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Whale calf died after getting tangled in crab lines

Observer staff report

Published on May 7, 2017 9:26AM

Last changed on May 9, 2017 1:58PM

A dead whale calf was examined by researchers on May 4 after being towed to an island in the Columbia estuary.

Photo by Cascadia Research

A dead whale calf was examined by researchers on May 4 after being towed to an island in the Columbia estuary.


CAPE DISAPPOINTMENT — An entangled gray whale calf died after being caught in crab pot lines, Olympia-based science group Cascadia Research Collective reported following a May 4 examination.

The whale, a 20’ 7” male born this calving season, was initially reported dead on Saturday morning, April 29, anchored in place half a mile off of the Seaview beach approach. On May 1, it was discovered the whale was entangled in apparent commercial crab pot gear, researchers said.

WDFW Enforcement and Marine Mammal Investigations, NOAA Office of Law Enforcement, Cascadia Research Collective and SR3 responded May 2, and the whale was towed to a remote island inside the mouth of the Columbia River.

A necropsy on the island showed the whale’s at the age when mothers with calves migrate north from their winter breeding and calving grounds in Baja to feeding areas primarily in Arctic waters. This migration is often close to shore and through commercial crabbing grounds.

“The whale was entangled in numerous areas including through the mouth and showed bruising around these areas indicating it was alive when it became entangled [and] had died as a result of the entanglement,” researchers said. “The whale was in excellent body condition with a large and oily blubber layer and even fat reserves around the heart all indicating it had been in good health prior to experiencing a more sudden death. Many of the internal organs were decomposed likely as a result of rapid decomposition due to the insulating blubber layer.”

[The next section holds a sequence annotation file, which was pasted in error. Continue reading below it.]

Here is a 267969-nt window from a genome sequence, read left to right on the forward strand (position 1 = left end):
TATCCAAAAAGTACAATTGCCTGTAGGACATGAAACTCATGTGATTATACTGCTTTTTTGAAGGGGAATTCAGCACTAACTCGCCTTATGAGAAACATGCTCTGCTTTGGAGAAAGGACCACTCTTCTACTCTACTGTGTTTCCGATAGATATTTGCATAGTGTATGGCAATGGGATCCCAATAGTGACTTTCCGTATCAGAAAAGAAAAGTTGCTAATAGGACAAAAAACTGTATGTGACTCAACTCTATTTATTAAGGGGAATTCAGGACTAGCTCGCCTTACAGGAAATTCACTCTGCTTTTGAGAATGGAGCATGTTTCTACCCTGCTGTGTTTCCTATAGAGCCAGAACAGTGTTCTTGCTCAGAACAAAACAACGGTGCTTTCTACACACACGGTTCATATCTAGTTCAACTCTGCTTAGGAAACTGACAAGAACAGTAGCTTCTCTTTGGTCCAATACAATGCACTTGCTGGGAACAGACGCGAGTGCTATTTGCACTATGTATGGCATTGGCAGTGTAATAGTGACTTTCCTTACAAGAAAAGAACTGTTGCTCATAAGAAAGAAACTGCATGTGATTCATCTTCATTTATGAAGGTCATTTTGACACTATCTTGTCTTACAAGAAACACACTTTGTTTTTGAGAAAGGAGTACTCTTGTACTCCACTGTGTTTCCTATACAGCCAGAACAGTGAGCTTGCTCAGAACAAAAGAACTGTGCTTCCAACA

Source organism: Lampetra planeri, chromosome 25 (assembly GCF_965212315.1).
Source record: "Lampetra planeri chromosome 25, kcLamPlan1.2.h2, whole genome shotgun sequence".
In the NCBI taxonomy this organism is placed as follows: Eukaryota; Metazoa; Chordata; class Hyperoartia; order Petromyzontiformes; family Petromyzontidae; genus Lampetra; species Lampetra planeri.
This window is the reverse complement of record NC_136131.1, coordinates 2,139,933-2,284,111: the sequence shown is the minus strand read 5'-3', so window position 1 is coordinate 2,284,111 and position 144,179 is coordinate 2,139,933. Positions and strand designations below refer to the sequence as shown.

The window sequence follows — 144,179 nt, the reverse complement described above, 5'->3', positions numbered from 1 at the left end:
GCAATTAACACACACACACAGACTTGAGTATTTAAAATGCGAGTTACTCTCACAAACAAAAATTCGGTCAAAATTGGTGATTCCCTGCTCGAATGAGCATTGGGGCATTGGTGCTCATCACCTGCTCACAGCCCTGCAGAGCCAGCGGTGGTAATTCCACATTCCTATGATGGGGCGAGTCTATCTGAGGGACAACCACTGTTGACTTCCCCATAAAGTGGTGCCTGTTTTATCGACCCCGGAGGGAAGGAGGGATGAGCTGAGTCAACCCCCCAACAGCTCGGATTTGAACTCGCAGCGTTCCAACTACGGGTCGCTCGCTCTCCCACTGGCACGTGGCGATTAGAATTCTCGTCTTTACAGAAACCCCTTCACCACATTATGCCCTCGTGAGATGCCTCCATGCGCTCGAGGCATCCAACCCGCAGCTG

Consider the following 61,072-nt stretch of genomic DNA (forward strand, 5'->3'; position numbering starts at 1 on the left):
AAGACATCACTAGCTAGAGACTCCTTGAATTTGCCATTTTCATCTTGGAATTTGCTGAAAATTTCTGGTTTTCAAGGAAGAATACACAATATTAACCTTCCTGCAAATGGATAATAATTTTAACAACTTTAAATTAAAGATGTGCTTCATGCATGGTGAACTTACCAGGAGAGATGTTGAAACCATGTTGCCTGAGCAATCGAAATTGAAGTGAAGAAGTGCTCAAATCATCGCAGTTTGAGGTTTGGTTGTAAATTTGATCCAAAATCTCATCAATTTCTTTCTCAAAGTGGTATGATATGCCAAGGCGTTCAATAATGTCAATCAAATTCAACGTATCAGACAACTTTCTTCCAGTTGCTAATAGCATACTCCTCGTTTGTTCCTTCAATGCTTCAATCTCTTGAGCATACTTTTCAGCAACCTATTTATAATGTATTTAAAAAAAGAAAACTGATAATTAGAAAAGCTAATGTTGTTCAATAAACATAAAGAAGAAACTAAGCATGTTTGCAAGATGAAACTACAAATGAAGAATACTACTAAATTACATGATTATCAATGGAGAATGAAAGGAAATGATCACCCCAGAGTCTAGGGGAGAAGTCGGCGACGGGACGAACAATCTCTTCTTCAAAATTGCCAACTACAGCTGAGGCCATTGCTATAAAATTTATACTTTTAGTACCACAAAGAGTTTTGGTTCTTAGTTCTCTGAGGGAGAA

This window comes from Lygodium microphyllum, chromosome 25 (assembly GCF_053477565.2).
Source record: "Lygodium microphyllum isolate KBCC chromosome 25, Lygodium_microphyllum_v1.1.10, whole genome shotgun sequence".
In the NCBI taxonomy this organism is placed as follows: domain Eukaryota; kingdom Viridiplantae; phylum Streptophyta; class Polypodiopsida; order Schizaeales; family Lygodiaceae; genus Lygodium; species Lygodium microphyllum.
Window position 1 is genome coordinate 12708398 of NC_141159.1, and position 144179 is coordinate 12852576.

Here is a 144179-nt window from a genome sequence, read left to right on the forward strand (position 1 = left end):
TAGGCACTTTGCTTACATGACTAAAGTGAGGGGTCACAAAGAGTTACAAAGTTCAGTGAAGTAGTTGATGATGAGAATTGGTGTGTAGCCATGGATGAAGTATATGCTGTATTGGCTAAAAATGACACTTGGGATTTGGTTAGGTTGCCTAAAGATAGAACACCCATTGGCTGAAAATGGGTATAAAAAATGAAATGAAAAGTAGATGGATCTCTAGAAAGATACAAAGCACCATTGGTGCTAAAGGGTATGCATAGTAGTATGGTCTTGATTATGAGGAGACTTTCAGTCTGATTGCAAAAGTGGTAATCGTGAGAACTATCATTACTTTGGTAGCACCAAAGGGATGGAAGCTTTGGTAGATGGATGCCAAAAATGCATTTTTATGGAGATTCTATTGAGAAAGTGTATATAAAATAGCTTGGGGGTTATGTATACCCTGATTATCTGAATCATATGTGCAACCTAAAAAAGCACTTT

Incidences of whale entanglement have increased in recent years along the West Coast, most dramatically with humpback whales off California, and have been of growing concern, according to Cascadia Research. Authorities are currently on the lookout for another gray whale first spotted off California that has its head stuck in a metal framwork.

These incidents have prompted increased efforts to identify solutions as well as help disentangle whales when encountered still alive, the scientists said. Another threat to whales including gray whales (Eschrichtius robustus) was highlighted by a boat strike on a well-known adult gray whale in Puget Sound, caught on video April 23. Fortunately, that whale survived though the full extent of its injuries are not yet known, researchers said.

There are an estimated 26,000 gray whales that migrate off the West Coast, according to the World Wildlife Fund, which calls their recovery “a great conservation success story. “ It was removed from the Endangered Species List in 1994.

While the final examination was led by biologists with Cascadia Research, multiple organizations played key roles in the discovery, disentangling, towing, and examination of this whale including Washington Department of Fish and Wildlife, NOAA, SR3, Portland State University, U.S. Army Corps of Engineers, and Oregon State Police.



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